Santosh Vishnoi: The biker who navigated without GPS and claimed a podium place
New Delhi: In cross-country rallying, the bikers are usually the heart and soul of the rally. This is not without reason. They ride solo, into the unknown, relying on the roadbook and GPS. That calls for serious multitasking. And, do all this at high speeds. Therefore, it’s hardly a surprise that they are often the favourites with the crowds; as seen in the 2018 Maruti Suzuki Desert Storm.
So, what should a biker do if the GPS malfunctions and stops working? Some would say that in such a situation the safest option would be take the shortest route back home instead of risking getting lost in the wide expanse of the desert—the play ground of the Maruti Suzuki Desert Storm. But then bikers taking part in a cross-country rally are a different breed. If taking the safer option was a priority in life, they wouldn’t be there in the first place.
The 2018 edition of the Maruti Suzuki Desert threw up one such incredible story. Santosh Vishnoi not only managed to finish the rally, but also claimed second place in the Group B category for bikes. In the second leg, the rider from Jodhpur discovered that his GPS stopped working. Stranded in the special stage, he tried everything from changing the battery to resetting the device. But the errant device showed no signs of life.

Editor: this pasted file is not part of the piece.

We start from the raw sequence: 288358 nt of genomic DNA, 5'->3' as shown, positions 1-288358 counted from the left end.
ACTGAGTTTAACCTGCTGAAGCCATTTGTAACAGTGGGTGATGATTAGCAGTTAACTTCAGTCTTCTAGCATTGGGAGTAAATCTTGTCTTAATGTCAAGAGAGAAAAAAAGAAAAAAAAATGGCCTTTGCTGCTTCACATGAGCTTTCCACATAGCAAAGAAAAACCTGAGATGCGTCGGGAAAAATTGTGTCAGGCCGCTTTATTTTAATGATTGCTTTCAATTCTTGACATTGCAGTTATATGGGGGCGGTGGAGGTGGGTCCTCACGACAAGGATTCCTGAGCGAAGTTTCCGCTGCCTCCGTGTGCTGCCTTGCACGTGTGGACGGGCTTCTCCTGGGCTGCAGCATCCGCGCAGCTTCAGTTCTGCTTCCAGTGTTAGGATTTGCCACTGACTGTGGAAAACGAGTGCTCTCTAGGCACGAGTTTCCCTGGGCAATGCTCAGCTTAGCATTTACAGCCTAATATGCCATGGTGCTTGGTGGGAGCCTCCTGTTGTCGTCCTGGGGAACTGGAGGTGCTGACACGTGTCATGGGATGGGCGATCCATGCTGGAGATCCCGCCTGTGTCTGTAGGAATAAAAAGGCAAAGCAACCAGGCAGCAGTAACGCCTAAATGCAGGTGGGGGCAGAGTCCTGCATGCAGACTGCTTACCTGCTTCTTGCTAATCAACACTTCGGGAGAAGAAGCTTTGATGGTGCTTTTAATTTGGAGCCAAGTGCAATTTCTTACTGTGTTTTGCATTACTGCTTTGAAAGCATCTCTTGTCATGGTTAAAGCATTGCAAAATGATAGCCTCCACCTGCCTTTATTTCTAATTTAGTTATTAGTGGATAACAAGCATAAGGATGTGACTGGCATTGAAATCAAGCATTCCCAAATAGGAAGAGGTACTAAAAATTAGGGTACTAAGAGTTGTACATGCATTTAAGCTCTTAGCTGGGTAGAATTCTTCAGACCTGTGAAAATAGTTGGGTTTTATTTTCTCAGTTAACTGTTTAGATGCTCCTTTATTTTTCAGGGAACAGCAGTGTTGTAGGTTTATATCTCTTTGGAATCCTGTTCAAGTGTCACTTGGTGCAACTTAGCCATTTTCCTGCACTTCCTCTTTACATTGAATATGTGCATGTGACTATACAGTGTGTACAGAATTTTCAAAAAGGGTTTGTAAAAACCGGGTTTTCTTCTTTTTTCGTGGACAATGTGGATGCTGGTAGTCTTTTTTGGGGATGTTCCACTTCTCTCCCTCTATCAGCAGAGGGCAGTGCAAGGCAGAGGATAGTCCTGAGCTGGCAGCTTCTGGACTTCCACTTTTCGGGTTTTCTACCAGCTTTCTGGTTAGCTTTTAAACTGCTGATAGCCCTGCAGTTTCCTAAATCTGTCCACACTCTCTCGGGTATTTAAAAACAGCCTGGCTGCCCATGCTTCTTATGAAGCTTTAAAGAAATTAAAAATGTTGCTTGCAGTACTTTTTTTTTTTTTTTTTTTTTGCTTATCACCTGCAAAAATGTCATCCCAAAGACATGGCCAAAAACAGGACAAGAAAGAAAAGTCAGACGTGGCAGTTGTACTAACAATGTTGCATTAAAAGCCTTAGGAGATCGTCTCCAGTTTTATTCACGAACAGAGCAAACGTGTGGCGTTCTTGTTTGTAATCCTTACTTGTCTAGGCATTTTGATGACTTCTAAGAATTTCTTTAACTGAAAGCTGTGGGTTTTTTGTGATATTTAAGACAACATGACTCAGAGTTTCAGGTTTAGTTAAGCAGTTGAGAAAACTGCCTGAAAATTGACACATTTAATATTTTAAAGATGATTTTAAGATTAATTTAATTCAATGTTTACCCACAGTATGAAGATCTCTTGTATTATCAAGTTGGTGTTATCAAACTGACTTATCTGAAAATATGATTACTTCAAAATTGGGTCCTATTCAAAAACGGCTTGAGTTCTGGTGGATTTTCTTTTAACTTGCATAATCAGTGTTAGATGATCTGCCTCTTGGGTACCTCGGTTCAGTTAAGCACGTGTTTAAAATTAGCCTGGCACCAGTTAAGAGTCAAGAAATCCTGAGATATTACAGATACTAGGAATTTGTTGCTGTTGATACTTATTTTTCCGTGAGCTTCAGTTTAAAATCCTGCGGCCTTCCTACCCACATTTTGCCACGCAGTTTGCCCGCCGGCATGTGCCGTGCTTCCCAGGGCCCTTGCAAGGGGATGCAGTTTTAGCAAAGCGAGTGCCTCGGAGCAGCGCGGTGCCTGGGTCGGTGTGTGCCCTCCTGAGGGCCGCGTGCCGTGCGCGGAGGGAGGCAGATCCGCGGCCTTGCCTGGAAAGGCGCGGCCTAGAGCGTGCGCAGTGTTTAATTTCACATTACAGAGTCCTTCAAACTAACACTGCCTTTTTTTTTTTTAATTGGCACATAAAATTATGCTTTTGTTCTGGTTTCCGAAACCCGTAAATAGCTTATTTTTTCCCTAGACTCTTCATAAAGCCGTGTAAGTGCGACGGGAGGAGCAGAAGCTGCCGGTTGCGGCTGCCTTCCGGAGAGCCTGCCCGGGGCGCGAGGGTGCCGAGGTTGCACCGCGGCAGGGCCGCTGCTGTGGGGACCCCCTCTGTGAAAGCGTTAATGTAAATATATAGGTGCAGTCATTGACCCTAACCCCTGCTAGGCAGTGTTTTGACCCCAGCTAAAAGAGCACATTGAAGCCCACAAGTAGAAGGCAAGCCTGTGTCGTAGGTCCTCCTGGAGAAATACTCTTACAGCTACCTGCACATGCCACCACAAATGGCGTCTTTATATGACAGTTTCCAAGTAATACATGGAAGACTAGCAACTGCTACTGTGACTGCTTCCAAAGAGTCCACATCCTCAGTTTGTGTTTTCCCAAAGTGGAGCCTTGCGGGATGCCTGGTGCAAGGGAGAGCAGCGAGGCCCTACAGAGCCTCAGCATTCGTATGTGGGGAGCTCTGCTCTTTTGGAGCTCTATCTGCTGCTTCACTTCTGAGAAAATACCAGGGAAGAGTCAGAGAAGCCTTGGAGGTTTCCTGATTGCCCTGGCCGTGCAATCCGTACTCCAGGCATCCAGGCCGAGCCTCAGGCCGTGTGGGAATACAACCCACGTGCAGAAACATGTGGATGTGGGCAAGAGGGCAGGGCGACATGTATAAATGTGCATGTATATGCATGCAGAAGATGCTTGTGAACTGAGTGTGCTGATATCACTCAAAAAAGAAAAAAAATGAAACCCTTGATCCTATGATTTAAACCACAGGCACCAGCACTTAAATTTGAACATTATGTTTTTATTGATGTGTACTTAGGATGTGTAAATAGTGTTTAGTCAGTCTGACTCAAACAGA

Left with no option, he started following the tyre marks of the riders ahead of him. After finishing the leg, he once again tried his luck to get his GPS working, but all his efforts failed. He even asked around, hoping for a kind soul who would lend his spare GPS, if there was one around. At that stage it seemed his rally was over. “I just wanted to complete the rally. Being from Rajasthan I understand the desert, but still navigating without a GPS is very difficult. I managed to complete the stage by following the track and the tyre marks,” said Vishnoi after completing the fifth special stage.
The next morning, however, he lined up at the start time control at the allotted time. Being a resident of the desert state, he had some innate understanding of the desert. But with a 200-km special stage ahead of Vishnoi, it would require more than intuitive knowledge of the sea of sand to finish the timed section. Vishnoi, undeterred by the handicap pressed on to complete the longest stage of the rally, following the tyre marks of the riders ahead of him. Once, Vishnoi surmounted the biggest challenge of this year’s Martui Suzuki Desert Storm, he twisted the throttle to complete the rally and claim a podium spot in the Group B class.